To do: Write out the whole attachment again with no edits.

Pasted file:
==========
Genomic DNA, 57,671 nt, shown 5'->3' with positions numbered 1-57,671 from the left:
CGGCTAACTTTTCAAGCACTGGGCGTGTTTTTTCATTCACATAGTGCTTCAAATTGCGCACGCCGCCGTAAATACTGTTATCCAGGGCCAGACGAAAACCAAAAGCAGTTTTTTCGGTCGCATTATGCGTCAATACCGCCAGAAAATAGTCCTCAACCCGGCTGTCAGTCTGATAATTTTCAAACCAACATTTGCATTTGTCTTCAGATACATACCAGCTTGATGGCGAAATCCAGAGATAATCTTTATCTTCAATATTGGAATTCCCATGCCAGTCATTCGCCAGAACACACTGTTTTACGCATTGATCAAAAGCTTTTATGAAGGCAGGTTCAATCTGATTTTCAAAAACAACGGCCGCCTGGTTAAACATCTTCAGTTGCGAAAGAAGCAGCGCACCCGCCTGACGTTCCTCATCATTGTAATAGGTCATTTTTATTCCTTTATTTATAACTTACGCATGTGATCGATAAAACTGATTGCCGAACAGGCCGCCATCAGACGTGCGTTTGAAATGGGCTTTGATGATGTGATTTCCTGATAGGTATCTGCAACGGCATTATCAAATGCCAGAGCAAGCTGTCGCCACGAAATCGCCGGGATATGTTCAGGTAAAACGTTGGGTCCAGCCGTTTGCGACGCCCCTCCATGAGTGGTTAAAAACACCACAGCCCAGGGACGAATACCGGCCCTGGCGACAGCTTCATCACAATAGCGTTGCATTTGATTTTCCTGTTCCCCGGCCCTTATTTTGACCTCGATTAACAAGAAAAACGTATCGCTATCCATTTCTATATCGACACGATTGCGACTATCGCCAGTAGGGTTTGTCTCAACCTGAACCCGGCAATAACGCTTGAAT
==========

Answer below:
Genomic DNA, 57,671 nt, shown 5'->3' with positions numbered 1-57,671 from the left:
CGGCTAACTTTTCAAGCACTGGGCGTGTTTTTTCATTCACATAGTGCTTCAAATTGCGCACGCCGCCGTAAATACTGTTATCCAGGGCCAGACGAAAACCAAAAGCAGTTTTTTCGGTCGCATTATGCGTCAATACCGCCAGAAAATAGTCCTCAACCCGGCTGTCAGTCTGATAATTTTCAAACCAACATTTGCATTTGTCTTCAGATACATACCAGCTTGATGGCGAAATCCAGAGATAATCTTTATCTTCAATATTGGAATTCCCATGCCAGTCATTCGCCAGAACACACTGTTTTACGCATTGATCAAAAGCTTTTATGAAGGCAGGTTCAATCTGATTTTCAAAAACAACGGCCGCCTGGTTAAACATCTTCAGTTGCGAAAGAAGCAGCGCACCCGCCTGACGTTCCTCATCATTGTAATAGGTCATTTTTATTCCTTTATTTATAACTTACGCATGTGATCGATAAAACTGATTGCCGAACAGGCCGCCATCAGACGTGCGTTTGAAATGGGCTTTGATGATGTGATTTCCTGATAGGTATCTGCAACGGCATTATCAAATGCCAGAGCAAGCTGTCGCCACGAAATCGCCGGGATATGTTCAGGTAAAACGTTGGGTCCAGCCGTTTGCGACGCCCCTCCATGAGTGGTTAAAAACACCACAGCCCAGGGACGAATACCGGCCCTGGCGACAGCTTCATCACAATAGCGTTGCATTTGATTTTCCTGTTCCCCGGCCCTTATTTTGACCTCGATTAACAAGAAAAACGTATCGCTATCCATTTCTATATCGACACGATTGCGACTATCGCCAGTAGGGTTTGTCTCAACCTGAACCCGGCAATAACGCTTGAAT